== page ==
|by Heather M. Moulden, ATSA Forum Editor|
to the spring issue of the ATSA Forum. As you will see from the contents of
this issue, it’s a busy time at ATSA, with many exciting research, treatment,
and policy initiatives. We are also gearing up for our conference in the fall and
putting the call out for nominations to the board. I know we’re biased, but I’m
sure you’ll agree, it’s a great time to be involved with such an active and
this issue we get an update of the Child Pornography Offender Risk Tool (CPORT).
For many clinicians we’ve seen a rise in referrals following charges related to
portrayals of child sexual abuse. This is often accompanied by questions from
lawyers and judges alike about the potential for these clients to act again or
commit hands-on offences. Research in this area has culminated in a tool to
assist assessors in making determinations of risk. Although still in the
validation stage, it is helpful to read about where the instrument is at and
how we can use it for research and practice.
the practice domain, clinicians often encounter repeated themes in those with
whom they work that suggest new understanding of the problem, or room for
intervention and change. In his article, Norbert Ralph reviews the concept and
relevance of moral reasoning in juveniles who sexually offend. He provides a
thoughtful evaluation of the development of moral reasoning and methods of
assessment within justice involved youth in general and those who have sexually
offended in particular.
like Norbert’s reminds us that there remain many interesting questions about
what and how to work with those who sexually offend. I had the opportunity to
visit Whatton Institution, part of Her Majesty’s Prison Service in the UK last
year and was impressed by their menu of specialized treatment options and modes
to optimize treatment response. In their article Kerensa Hocken, Lynn Saunders,
Helen O’Connor and Phillip Brown describe the setting, population, and unique
program offerings. Philip Brown provides a user perspective which further
enriches the article and our understanding of the client treatment experience.
our regular FAQ column James Cantor
tackles the question “Are the neurological differences in pedophilic samples
actually due to pedophilia, or due to their criminality and willingness to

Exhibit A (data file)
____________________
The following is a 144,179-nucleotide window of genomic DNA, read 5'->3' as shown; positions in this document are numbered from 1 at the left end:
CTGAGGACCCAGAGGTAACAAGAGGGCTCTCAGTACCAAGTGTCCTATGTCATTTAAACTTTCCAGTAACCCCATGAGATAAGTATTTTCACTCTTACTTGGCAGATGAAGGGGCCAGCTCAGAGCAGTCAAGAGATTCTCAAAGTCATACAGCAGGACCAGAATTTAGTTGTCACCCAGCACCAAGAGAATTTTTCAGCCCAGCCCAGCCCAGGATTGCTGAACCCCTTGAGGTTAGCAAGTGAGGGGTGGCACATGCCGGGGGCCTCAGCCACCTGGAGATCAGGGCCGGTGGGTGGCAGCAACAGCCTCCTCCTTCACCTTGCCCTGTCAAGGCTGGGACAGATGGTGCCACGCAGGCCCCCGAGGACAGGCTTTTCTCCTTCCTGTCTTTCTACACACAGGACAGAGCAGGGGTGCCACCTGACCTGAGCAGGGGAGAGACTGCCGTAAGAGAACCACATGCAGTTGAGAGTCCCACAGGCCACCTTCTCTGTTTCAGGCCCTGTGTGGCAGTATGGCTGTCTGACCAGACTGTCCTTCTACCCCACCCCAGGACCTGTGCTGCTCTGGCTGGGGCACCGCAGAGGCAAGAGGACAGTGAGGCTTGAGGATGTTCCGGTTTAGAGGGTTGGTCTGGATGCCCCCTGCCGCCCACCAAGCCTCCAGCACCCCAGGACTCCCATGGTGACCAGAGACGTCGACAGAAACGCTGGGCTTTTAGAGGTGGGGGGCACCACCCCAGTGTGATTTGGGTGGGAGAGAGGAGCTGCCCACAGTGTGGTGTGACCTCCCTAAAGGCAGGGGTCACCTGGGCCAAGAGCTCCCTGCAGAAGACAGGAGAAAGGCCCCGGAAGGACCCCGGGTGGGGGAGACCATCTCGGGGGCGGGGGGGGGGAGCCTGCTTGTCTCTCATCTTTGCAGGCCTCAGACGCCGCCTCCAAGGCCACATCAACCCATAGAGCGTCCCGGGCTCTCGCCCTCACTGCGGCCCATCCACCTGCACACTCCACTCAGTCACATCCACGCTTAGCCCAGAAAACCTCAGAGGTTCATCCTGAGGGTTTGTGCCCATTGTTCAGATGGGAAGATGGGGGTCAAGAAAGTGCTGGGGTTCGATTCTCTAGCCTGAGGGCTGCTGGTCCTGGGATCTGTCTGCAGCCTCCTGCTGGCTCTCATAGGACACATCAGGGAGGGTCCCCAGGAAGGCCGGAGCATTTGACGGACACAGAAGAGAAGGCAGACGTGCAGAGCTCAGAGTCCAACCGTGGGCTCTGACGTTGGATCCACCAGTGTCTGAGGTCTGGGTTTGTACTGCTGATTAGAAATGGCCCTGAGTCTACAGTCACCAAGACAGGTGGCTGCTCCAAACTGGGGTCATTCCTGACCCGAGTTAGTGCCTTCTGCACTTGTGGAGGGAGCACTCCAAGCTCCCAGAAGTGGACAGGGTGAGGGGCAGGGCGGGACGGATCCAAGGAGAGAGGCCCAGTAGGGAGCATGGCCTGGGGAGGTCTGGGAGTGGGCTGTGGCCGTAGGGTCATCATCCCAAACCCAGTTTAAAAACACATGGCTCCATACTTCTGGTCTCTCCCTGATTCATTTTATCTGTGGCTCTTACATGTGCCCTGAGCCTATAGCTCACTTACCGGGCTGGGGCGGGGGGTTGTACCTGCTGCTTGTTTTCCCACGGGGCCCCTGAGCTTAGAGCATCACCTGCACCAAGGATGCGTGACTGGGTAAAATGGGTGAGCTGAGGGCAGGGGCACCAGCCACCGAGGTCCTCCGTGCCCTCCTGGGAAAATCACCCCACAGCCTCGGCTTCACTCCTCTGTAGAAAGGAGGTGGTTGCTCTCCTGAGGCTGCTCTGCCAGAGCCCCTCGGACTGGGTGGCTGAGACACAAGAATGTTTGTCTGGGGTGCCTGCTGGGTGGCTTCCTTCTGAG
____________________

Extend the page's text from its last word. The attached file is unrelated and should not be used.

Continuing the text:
break the law?” This is a nice follow-up to Christian Joyal’s article in the
last issue and hopefully will provide readers with greater understanding of this
complex and evolving research area.
the student voice we highlight work from one of the Poster award winners from
last year’s conference in Orlando. Elena Baur shares her award-winning research
on the relationship between paraphilic interest and sexually coercive
behaviour. Given the observed link, she advocates for early detection and
preventive strategies to address paraphilias before a first offence.
issue’s committee update comes from Andrew Harris and Katie Gotch on behalf
of the Public Policy Committee. In their article they outline committee activities,
as well as future directions, with particular focus on refining their targets,
communications, and partnerships to achieve ATSA's goals.
Prescott delivers two book reviews in this issue, which should keep you busy.
Each offers an appraisal of important topics. Of particular interest is the
work on pornography use by David Ley written for consumers. Given the many
questions experts still have, it is very helpful to find a resource that
provides some rational guidance to those curious, concerned, or struggling with
will find guidelines about how to contribute to the Forum in this issue. As
always, I look forward to reading your articles and I am happy to work with you
on developing ideas for a Forum piece. Thank-you to you, the reader, and to the
contributors who share their ideas and their work.
Heather M. Moulden
ATSA Forum Editor